height, and covered the earth and sky in two steps. Mahabali understood that he was being tested, and bowed his head for Vamana to place his foot on for the third step – which meant he would have to go to the netherworld. Pleased with his humility, Lord Vishnu granted him a boon that he could come back every year to meet his beloved subjects. The state declares public holidays over four days for Onam, but festivities may last longer. Celebrations include the vallam kali (boat races) and puli kali (tiger dances), dances and displays of prowess in martial arts. Houses are decorated with grand floral arrangements called pookkalam. The sadya or feast is looked forward to, as it consists of around 13 dishes prepared specially for this occasion. A notable feature of this festival is that it is celebrated by people of all religions and communities in Kerala – a reminder that joy is to be shared without distinctions.
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Myth & Mythology by Devdutt Pattanaik
The story of Mahabali is very complex, containing layers and layers of thought, spread over 3,000 years â€“ and reminds us that when ideology blinds us, we turn to mythology
paces of land. Mahabali gave it. At that moment, Vaman took the form of a giant, and with two paces covered the earth and the sky, and in a booming voice told Mahabali that there was no place for him to place his foot after the third pace. Mahabali, overwhelmed by this magnificent sight, bowed down and asked Vaman to place his foot on his head. Vaman did so and shoved Mahabali under the earth. Impressed by Mahabali’s nature, Vishnu asked him for a boon, and Mahabali asked Vishnu to serve as his doorkeeper in Patala. Vishnu agreed and declared that once a year, Mahabali would return to earth, and with him would come great harvest and prosperity.
A few months ago*, there was a war going on in Kerala about whether Onam has to be celebrated as the annual return during harvest of Mahabali, the asura king, from Patala, his subterranean realm or as Vaman Jayanti, the triumph of Vishnu’s dwarf avatar, Vaman over Bali. But, very few commented on the fact that unlike Kerala, in the rest of India, Bali’s return is celebrated on the first day of the waxing moon, known as Bali Pratipada, the fourth day of Diwali, following the new moon night when Lakshmi is venerated. According to Vishnu Purana, there was a great asura king called Mahabali during whose rule everyone was so happy that they felt no need to invoke the devas during yagnas. In fact, no one died, and so Yama, the God of Death, was worried. So, the devas went to their father Brahma who took them to Vishnu; and he promised to find a way to get rid of the wonderful Mahabali. Since Mahabali could not be defeated in war, Vishnu decided to defeat him taking advantage of his generosity, for Mahabali had declared he would give whosoever approached him, whatsoever they asked for. Vishnu, in the form of a dwarf or Vaman, asked for three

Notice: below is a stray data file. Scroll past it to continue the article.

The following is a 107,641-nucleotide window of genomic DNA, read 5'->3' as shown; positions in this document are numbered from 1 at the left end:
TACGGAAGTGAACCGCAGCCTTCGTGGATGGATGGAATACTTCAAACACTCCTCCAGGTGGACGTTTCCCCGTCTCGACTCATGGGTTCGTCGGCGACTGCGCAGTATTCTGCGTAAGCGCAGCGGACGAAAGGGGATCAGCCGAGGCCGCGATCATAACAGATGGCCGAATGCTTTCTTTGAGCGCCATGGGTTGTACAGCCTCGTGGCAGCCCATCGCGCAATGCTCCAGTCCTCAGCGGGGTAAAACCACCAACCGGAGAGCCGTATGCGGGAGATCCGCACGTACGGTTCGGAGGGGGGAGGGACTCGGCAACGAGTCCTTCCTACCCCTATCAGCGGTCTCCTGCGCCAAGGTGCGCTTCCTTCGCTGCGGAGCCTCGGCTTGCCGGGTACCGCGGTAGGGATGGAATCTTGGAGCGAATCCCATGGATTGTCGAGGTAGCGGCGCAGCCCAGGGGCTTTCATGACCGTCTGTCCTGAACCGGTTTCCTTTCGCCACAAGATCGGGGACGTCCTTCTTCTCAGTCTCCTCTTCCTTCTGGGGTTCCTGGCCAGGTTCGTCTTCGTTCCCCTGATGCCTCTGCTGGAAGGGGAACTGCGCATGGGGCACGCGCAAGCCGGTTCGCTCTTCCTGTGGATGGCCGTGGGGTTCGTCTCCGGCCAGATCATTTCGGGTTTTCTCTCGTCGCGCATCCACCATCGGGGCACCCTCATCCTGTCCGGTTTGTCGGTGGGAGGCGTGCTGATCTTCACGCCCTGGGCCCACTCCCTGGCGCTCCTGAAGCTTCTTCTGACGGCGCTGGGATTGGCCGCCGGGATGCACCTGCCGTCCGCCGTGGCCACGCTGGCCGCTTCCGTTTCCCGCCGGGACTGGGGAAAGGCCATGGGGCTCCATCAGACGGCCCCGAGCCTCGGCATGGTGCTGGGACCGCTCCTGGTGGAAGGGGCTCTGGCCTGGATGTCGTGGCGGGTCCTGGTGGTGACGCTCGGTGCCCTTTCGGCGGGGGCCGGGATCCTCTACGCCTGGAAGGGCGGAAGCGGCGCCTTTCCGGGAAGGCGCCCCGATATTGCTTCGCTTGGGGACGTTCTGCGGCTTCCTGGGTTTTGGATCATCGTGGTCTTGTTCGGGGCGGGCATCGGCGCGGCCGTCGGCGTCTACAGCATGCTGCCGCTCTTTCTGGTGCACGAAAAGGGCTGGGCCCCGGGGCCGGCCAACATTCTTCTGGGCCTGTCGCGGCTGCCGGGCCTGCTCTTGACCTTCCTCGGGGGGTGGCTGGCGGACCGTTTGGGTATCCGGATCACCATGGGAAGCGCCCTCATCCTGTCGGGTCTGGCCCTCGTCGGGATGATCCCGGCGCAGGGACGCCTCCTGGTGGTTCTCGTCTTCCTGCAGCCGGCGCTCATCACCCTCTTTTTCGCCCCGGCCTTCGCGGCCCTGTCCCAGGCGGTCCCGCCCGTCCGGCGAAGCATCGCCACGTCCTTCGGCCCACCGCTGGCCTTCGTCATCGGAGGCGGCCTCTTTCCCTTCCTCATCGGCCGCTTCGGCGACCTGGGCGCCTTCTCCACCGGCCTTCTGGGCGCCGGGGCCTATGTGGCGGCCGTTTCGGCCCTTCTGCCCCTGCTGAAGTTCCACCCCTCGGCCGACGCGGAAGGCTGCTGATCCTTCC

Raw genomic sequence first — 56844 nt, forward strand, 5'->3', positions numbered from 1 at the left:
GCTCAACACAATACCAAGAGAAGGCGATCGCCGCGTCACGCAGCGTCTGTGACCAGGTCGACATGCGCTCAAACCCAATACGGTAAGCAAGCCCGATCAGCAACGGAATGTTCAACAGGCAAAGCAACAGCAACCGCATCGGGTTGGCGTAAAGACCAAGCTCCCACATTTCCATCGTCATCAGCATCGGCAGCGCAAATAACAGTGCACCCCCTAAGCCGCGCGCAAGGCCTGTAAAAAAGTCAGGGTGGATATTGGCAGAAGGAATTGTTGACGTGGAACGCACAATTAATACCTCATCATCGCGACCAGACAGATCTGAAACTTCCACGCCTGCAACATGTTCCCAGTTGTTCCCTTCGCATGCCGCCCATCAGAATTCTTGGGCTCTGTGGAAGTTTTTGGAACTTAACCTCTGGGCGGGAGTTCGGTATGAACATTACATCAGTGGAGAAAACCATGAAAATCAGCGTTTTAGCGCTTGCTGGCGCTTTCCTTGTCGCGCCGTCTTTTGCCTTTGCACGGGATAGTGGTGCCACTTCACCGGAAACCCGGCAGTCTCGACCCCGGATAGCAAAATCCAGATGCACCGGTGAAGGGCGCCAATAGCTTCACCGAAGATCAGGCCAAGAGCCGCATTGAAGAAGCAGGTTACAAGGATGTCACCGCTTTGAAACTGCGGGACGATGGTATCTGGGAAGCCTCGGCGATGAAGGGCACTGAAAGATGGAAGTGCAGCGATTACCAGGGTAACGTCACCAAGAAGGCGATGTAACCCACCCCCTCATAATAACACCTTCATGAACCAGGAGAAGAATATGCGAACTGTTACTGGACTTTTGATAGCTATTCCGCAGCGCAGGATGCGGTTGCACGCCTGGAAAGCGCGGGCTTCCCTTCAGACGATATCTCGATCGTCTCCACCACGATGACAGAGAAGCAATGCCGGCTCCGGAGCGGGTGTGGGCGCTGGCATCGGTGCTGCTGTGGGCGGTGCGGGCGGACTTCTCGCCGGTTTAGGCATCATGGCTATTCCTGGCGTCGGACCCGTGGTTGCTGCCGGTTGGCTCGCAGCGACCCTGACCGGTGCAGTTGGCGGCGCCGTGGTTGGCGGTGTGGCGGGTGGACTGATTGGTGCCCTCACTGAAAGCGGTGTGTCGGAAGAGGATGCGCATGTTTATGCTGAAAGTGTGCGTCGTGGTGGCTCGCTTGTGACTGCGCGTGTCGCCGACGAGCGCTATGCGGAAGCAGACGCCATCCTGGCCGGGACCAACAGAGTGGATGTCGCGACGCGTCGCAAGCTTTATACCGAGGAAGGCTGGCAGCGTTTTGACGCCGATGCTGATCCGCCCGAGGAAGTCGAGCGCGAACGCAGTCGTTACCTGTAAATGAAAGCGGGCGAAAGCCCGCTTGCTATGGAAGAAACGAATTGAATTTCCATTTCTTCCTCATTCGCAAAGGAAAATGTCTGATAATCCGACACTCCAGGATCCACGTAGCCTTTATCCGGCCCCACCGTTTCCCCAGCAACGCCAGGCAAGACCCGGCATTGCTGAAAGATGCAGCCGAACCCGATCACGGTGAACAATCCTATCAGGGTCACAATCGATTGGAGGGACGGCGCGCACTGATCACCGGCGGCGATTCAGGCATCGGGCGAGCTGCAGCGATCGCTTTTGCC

From a mythological point of view, the story is very complex, containing layers and layers of thought, spread over 3,000 years, from the Vedic Vishnu, who takes three paces to measure space and time, to the Puranic conflict between devas and asuras, Lakshmi’s primeval association with subterranean creatures – including nagas, asuras and yakshas – to the Brahminical need to turn every avatar of Vishnu into a privileged Brahmin, who brings good luck to all those who respect and take care of him, to the historical spread of Brahminism from North India to South India, and the role Brahmins played in legitimising kingship in exchange for land-grants, to the rise of caste hierarchy in India, to the discomfort with charity in some Hindu philosophies (charitable characters are demons or anti-heroes who invariably suffer). However, in the 19th century, the British transformed this complex myth into self-serving historical narrative, an approach that greatly appeals ironically to ‘rational’, ‘secular’ and even ‘atheist’ Right- and Left-leaning politicians. Rightleaning politicians see the story as indicating the historical spread of dharma across India, and the defeat of immoral and unethical ‘demons’. Left-leaning politicians see the story as a story of Aryan invasion of white Brahmins who overpowered and enslaved black people and made them Dalit. When ideology blinds us, we turn to mythology, subjective truth of communities about the human condition, into history, which is more often than not a political truth.